It’s lunchtime at the office. You’ve been counting the seconds until you can eat your next meal on this cut. You head into the break room to grab your chicken, rice, and broccoli, meanwhile debating if you even want to bother throwing it in the microwave before you devour it. That’s when it happens: Jack from accounting walks in, wrinkles his nose, and says, “Ugh, that again? Don’t you get bored? Why don’t you eat something normal for once? We’re heading down the street for lunch if you want to join us.”
It’s finally the weekend and you find yourself out at the movies. As you walk through the theater you run into an old friend, and after saying hi they comment, “Wow, how can you handle walking around being that big? It must really be hard to find clothes that fit.” We’ve all dealt with them, the co-workers, family members, even friends, who are constantly bugging us about our lifestyle: the health haters. They don’t get why we are so dedicated that we forego happy hour in favor of the gym, or why we have Costco memberships literally just to buy chicken breast and tilapia in bulk. Instead of making the time to understand why we live the way we do, they are there at every turn, trying to bring us down or lure us away from our goal.
We see it on social media daily. That fitness model you follow with the perfect physique has thousands of comments below his photos, most of them calling him “gross” or “too big,” sometimes a person will even tag a friend saying “don’t get like this.” Photos of strong women elicit “ew”s from men and women alike. You’ll be hard pressed to find anyone in fitness who hasn’t had negativity spewed at them for how they look or the lifestyle they lead, regardless of what their physique looks like.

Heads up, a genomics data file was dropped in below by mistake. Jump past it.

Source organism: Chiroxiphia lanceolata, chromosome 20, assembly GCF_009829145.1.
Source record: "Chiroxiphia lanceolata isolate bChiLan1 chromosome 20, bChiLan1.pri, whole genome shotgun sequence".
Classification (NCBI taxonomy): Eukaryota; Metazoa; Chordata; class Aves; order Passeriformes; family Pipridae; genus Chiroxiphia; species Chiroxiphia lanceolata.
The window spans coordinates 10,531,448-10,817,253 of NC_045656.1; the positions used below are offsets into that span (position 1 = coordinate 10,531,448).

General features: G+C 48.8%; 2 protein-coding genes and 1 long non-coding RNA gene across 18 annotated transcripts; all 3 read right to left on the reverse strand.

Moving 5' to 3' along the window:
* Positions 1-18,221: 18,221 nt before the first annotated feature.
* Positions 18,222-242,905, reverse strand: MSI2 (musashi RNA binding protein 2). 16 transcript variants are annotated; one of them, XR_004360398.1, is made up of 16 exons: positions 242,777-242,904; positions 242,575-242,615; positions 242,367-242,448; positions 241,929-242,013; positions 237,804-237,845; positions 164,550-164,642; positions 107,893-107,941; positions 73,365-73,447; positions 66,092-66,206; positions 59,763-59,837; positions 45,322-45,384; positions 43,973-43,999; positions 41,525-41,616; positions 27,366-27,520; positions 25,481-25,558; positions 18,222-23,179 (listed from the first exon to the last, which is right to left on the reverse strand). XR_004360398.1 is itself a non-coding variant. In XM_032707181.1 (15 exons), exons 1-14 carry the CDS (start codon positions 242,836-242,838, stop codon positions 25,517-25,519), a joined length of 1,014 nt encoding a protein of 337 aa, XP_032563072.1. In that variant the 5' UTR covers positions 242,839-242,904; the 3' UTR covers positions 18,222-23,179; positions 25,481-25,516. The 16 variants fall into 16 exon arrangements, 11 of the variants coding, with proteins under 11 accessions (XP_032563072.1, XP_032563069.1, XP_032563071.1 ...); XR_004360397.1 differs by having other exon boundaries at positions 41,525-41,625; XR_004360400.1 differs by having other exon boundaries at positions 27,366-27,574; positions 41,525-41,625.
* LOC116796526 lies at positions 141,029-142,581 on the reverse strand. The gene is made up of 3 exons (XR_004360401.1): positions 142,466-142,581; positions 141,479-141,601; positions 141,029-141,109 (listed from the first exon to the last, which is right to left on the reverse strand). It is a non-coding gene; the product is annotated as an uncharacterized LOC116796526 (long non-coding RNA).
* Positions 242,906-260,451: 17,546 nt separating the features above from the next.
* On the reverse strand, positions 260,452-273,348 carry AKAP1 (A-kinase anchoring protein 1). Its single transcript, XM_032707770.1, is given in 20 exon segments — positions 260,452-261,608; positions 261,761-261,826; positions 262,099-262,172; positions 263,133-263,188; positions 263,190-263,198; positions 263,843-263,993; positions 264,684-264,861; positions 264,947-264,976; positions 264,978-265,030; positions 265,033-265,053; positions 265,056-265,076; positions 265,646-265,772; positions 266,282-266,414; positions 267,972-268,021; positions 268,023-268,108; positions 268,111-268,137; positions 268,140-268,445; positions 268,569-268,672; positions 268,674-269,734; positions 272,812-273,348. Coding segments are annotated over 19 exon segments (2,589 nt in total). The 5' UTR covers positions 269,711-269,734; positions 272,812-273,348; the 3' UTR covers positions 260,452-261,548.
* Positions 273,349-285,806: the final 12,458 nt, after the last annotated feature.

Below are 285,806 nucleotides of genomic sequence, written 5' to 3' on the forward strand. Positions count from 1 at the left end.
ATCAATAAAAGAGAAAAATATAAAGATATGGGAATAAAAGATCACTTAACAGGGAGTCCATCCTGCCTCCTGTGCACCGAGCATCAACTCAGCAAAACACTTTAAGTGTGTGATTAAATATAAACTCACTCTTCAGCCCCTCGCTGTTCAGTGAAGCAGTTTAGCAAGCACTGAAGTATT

No matter how rude, uncalled for, or ignorant these health haters may come off, it’s not totally their fault (okay, maybe a little bit if they haven’t figured out “if you have nothing nice to say, don’t say anything at all” thing yet). According to Dr. Aaron Ben-Zeev of Psychology Today, seeing someone else’s success in an area we have trouble in can “increase our feeling of inequity and accordingly further threaten our self-esteem”(1). This means that while their comments appear hurtful and condescending, more than likely they are coming from a place of fear and jealousy.
True, not everyone you meet is going to want to look the way you do. But seeing that you are capable of achieving a physique that very few others can may make them rethink their own failed attempts to lose weight or achieve a certain “look,” causing them to lash out. As Forbes points out, we tend to play the “comparison game” all too often, creating our own ideas about how a person must act or be just based on the successes we see on social media or on the outside (2).
So next time you encounter a health hater, simply respond with a “thank you.” Although their comment might be hurtful, having someone hate on you generally means you must be doing something right.